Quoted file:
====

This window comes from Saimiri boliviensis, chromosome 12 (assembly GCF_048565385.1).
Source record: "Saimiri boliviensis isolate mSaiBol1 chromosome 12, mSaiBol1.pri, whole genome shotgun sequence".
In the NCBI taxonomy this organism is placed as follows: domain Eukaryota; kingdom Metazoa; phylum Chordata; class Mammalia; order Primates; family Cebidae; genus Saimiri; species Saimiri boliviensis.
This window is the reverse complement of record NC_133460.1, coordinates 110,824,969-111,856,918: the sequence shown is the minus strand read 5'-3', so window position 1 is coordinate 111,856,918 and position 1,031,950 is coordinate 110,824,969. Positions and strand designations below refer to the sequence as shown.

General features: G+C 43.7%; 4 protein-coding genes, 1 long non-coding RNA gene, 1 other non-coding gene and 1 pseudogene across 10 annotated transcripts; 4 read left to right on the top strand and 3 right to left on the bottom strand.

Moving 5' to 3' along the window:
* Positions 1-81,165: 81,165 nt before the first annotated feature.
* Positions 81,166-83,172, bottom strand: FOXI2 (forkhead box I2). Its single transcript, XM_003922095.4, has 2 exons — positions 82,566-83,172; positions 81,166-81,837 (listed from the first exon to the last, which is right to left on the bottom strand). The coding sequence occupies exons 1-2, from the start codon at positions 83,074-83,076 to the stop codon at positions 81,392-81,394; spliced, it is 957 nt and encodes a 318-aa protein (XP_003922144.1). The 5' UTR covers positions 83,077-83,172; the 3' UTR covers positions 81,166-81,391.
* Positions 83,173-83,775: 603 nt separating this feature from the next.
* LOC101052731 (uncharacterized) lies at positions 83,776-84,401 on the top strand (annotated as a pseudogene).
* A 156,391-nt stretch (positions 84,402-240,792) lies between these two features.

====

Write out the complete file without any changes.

This window comes from Saimiri boliviensis, chromosome 12 (assembly GCF_048565385.1).
Source record: "Saimiri boliviensis isolate mSaiBol1 chromosome 12, mSaiBol1.pri, whole genome shotgun sequence".
In the NCBI taxonomy this organism is placed as follows: domain Eukaryota; kingdom Metazoa; phylum Chordata; class Mammalia; order Primates; family Cebidae; genus Saimiri; species Saimiri boliviensis.
This window is the reverse complement of record NC_133460.1, coordinates 110,824,969-111,856,918: the sequence shown is the minus strand read 5'-3', so window position 1 is coordinate 111,856,918 and position 1,031,950 is coordinate 110,824,969. Positions and strand designations below refer to the sequence as shown.

General features: G+C 43.7%; 4 protein-coding genes, 1 long non-coding RNA gene, 1 other non-coding gene and 1 pseudogene across 10 annotated transcripts; 4 read left to right on the top strand and 3 right to left on the bottom strand.

Moving 5' to 3' along the window:
* Positions 1-81,165: 81,165 nt before the first annotated feature.
* Positions 81,166-83,172, bottom strand: FOXI2 (forkhead box I2). Its single transcript, XM_003922095.4, has 2 exons — positions 82,566-83,172; positions 81,166-81,837 (listed from the first exon to the last, which is right to left on the bottom strand). The coding sequence occupies exons 1-2, from the start codon at positions 83,074-83,076 to the stop codon at positions 81,392-81,394; spliced, it is 957 nt and encodes a 318-aa protein (XP_003922144.1). The 5' UTR covers positions 83,077-83,172; the 3' UTR covers positions 81,166-81,391.
* Positions 83,173-83,775: 603 nt separating this feature from the next.
* LOC101052731 (uncharacterized) lies at positions 83,776-84,401 on the top strand (annotated as a pseudogene).
* A 156,391-nt stretch (positions 84,402-240,792) lies between these two features.